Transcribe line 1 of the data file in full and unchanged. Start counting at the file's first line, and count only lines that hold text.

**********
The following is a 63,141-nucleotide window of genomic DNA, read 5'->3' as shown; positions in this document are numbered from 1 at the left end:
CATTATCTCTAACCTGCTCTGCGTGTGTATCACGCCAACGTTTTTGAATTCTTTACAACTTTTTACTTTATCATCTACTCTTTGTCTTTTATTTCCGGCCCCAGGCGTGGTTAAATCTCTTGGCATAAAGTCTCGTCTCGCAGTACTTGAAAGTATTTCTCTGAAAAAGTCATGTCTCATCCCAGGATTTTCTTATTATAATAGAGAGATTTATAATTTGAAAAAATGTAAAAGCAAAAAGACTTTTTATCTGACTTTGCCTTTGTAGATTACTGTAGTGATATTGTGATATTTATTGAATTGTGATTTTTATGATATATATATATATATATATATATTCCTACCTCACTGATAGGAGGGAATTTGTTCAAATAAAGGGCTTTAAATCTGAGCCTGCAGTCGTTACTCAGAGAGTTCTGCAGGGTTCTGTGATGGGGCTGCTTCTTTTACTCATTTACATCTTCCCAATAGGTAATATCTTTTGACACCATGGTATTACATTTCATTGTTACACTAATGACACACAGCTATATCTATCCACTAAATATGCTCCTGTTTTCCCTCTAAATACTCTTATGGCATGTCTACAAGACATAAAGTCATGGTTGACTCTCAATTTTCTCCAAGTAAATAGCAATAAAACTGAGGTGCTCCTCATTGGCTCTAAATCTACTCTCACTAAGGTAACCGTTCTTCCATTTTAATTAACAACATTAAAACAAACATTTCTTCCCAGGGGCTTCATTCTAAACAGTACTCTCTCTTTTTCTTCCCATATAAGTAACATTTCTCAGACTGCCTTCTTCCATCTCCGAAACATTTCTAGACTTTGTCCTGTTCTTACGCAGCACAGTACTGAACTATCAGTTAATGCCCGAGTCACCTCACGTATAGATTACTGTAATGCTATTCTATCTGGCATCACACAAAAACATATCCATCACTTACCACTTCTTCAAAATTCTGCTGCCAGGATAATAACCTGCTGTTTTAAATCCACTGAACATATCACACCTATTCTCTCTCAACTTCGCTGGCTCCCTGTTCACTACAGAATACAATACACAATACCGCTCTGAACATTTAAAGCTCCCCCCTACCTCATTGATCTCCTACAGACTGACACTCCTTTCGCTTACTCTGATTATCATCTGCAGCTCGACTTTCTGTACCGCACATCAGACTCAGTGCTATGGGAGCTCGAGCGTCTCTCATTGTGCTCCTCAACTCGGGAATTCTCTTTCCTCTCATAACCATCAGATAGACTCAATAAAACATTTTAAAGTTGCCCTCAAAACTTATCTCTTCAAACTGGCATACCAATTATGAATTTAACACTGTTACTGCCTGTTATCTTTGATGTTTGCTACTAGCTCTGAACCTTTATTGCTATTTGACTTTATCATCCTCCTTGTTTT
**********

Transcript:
The following is a 63,141-nucleotide window of genomic DNA, read 5'->3' as shown; positions in this document are numbered from 1 at the left end: